This Bitcoin Debate is Now Hotter than Binance Hack
If anything managed to overshadow the Binance hack that cost them more than BTC 7,000 (USD 40 million), it is the idea, mentioned by their CEO Changpeng Zhao, to roll back all the Bitcoin transactions that happened in the past few days in order to recover the lost funds and “teach [hackers] a lesson.” Ironically, the only lesson being taught all over the cryptoverse is what a tremendously terrible idea this would be. But the question remains: could this happen? And what would it truly mean?
Interestingly, in the livestream where the idea was first floated, CZ said that he hadn’t slept for the last 29 hours - which could serve to explain why the idea was uttered in the first place.
In either case, while this hot discussion is still ongoing and is more complex than we could cover in this article, below are only the main points that are being discussed.
Can it be done?
Although CZ tweeted that “it's not possible, bitcoin ledger is the most immutable ledger on the planet,” evidence suggests otherwise. The short answer to the above question is yes. But as Twitter user Tanuki (@TanukiBTC) pointed out today, "It’s technically also possible that ALL miners stop mining Bitcoin and let it die. But is it likely to happen?"
Bitcoin counts on its miners to not share the same goals other than making a profit from mining bitcoins and transaction fees. But if a better profit could be made through the rollback than through your usual mining process, then the chances of the rollback happening would significantly increase, argues Ari Paul, CEO and co-founder of crypto asset investment firm BlockTower Capital.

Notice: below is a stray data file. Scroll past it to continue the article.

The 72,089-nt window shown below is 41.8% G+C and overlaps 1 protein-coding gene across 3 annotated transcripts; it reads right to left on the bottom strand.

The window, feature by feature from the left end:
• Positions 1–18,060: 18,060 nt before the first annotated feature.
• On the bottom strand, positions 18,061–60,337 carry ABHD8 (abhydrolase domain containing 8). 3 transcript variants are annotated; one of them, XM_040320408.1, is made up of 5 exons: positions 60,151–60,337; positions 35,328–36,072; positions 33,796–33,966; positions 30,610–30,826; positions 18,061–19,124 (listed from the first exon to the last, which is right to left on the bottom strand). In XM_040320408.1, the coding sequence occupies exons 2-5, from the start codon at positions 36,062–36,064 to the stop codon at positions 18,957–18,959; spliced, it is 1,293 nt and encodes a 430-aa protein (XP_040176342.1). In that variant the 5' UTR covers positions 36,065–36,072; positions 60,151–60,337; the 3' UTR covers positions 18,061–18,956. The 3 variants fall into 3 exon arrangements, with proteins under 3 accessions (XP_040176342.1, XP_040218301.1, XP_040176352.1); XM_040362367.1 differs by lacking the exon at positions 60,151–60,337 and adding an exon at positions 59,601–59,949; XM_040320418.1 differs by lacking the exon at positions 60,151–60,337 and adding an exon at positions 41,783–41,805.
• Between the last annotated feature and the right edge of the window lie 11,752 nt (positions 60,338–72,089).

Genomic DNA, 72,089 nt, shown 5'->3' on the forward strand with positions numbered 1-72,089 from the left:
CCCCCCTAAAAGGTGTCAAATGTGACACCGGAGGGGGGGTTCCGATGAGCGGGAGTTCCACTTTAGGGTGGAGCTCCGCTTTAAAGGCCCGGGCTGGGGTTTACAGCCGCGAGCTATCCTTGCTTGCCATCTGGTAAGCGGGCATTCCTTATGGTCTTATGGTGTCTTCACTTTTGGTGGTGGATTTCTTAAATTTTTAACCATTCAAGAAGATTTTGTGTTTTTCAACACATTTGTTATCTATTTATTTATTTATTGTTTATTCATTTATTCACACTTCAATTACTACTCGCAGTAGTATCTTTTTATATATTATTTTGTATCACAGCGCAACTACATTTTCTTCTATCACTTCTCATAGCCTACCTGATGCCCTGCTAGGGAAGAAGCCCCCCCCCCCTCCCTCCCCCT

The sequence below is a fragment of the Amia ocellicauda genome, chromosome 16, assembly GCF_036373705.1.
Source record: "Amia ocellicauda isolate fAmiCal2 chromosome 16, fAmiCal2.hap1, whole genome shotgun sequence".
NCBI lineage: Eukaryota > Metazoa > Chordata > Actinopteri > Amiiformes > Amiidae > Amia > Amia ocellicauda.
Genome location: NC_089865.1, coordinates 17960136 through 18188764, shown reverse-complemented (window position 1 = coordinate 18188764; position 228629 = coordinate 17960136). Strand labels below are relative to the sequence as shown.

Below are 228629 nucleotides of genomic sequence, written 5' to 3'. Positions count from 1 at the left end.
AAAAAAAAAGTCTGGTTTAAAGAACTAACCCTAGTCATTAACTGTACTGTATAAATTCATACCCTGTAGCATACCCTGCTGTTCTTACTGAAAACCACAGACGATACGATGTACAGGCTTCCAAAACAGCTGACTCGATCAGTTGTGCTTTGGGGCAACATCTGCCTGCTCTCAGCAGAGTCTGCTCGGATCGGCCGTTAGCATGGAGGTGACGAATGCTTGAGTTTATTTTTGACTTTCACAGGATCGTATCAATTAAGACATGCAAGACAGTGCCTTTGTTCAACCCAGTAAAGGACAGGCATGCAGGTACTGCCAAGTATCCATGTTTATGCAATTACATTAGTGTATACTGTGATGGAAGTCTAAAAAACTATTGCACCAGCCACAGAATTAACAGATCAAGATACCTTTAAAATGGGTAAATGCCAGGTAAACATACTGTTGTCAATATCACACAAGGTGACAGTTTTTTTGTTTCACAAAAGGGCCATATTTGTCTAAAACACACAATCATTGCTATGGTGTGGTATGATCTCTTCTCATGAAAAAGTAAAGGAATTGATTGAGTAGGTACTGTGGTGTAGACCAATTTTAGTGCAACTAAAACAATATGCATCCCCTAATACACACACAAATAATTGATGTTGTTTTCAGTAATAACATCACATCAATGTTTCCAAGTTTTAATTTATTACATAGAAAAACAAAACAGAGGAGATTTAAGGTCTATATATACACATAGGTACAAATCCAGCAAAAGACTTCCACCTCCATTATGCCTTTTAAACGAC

“If the exchange could think of a way to reward every miner that supports the reorg [blockchain reorganization] more than those who oppose it, that might be enough to cause the reorg by turning this into a classic prisoner’s dilemma,” he explained on Twitter, adding, “Is this a bad thing for Bitcoin? Maybe. One way to think about all of this is just as a cypherpunk free market rising organically from Satoshi’s competitive mining game theory solution for BFT. It’s just economic actors playing the game.”
Bitcoin developer Tamas Blummer went even further, publishing a Medium post that explains the process of bribing miners to do a reorg.
"Consequences of miners acting on a bribe could be severe as the reorg can disrupt regular transaction processing and diminish trust into the block chains immutability. Damages would be proportional to the length of the reorg. I think damage would be negligible if the rescue maneuver is executed within hours as a reorg of a few blocks is not an event in the technical sense and would not noticeable delay regular transaction processing," Blummer concluded.
However, this is also an expensive game to play. Bitcoin developer Jimmy Song even did the maths:
2/ If 75% of the network going with this scheme, you would need on average 116 blocks to overtake the current chain, or about 1450 BTC worth of mining rewards.— Jimmy Song (송재준) (@jimmysong) 8 May 2019
At 60%, this becomes 290 blocks or 3625 BTC. At 55%, 580 blocks/7250 BTC.
Moreover, it would take more than a day for miners to agree, which increases costs even more, Song stressed, adding that there are significant risks for miners also as they earn around BTC 1,800 per day from mining rewards in total.
"There’s a reason people don’t go around trying to reorg, even in the aftermath of large thefts. A reorg doesn’t just hurt the thief, but it also hurts everyone else. There’s a huge collective incentive to not change history," Song concluded in an article published today.